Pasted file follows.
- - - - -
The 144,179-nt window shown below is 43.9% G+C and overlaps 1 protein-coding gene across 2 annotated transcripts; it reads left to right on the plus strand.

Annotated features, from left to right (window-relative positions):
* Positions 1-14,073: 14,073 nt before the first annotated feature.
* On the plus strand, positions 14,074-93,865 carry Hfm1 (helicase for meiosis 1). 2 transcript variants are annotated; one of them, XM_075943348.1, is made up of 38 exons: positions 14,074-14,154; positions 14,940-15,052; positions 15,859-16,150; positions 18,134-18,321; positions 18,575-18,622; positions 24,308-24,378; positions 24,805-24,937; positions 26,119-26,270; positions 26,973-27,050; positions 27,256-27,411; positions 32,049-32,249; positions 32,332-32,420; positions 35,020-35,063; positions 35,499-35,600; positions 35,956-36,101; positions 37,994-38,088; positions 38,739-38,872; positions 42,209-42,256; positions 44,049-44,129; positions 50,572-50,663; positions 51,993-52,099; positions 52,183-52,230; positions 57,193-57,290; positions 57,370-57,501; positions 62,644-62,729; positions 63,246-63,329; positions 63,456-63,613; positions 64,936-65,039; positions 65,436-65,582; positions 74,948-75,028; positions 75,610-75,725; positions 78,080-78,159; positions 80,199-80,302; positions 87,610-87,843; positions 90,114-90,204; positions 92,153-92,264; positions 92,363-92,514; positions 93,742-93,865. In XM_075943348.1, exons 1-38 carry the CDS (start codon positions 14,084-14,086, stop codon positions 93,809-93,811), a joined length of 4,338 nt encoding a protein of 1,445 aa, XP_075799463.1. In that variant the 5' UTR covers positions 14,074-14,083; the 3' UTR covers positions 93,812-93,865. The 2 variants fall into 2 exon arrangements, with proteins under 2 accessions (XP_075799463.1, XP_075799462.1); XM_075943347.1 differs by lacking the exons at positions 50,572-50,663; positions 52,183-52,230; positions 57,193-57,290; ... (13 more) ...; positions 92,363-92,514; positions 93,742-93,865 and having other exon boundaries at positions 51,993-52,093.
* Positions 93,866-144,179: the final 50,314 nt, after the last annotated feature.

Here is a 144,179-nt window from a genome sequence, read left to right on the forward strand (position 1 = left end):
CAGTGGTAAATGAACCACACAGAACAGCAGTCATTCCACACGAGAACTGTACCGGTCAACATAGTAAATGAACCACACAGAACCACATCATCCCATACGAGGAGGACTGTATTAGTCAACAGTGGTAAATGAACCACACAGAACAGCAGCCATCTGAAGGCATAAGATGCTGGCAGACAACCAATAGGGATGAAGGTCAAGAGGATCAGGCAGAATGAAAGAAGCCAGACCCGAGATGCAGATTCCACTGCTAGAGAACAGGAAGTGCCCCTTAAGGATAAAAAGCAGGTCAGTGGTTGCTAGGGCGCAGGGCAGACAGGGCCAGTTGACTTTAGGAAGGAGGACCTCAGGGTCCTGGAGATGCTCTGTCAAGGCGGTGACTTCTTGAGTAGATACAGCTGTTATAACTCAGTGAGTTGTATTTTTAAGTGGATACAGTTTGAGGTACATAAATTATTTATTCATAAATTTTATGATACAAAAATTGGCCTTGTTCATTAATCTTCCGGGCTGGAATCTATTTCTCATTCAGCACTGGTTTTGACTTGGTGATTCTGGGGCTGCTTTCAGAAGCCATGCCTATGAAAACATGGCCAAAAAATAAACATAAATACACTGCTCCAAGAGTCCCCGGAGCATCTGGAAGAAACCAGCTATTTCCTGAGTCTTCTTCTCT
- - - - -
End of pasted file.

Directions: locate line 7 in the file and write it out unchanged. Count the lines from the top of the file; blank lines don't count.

CAGTGGTAAATGAACCACACAGAACAGCAGTCATTCCACACGAGAACTGTACCGGTCAACATAGTAAATGAACCACACAGAACCACATCATCCCATACGAGGAGGACTGTATTAGTCAACAGTGGTAAATGAACCACACAGAACAGCAGCCATCTGAAGGCATAAGATGCTGGCAGACAACCAATAGGGATGAAGGTCAAGAGGATCAGGCAGAATGAAAGAAGCCAGACCCGAGATGCAGATTCCACTGCTAGAGAACAGGAAGTGCCCCTTAAGGATAAAAAGCAGGTCAGTGGTTGCTAGGGCGCAGGGCAGACAGGGCCAGTTGACTTTAGGAAGGAGGACCTCAGGGTCCTGGAGATGCTCTGTCAAGGCGGTGACTTCTTGAGTAGATACAGCTGTTATAACTCAGTGAGTTGTATTTTTAAGTGGATACAGTTTGAGGTACATAAATTATTTATTCATAAATTTTATGATACAAAAATTGGCCTTGTTCATTAATCTTCCGGGCTGGAATCTATTTCTCATTCAGCACTGGTTTTGACTTGGTGATTCTGGGGCTGCTTTCAGAAGCCATGCCTATGAAAACATGGCCAAAAAATAAACATAAATACACTGCTCCAAGAGTCCCCGGAGCATCTGGAAGAAACCAGCTATTTCCTGAGTCTTCTTCTCT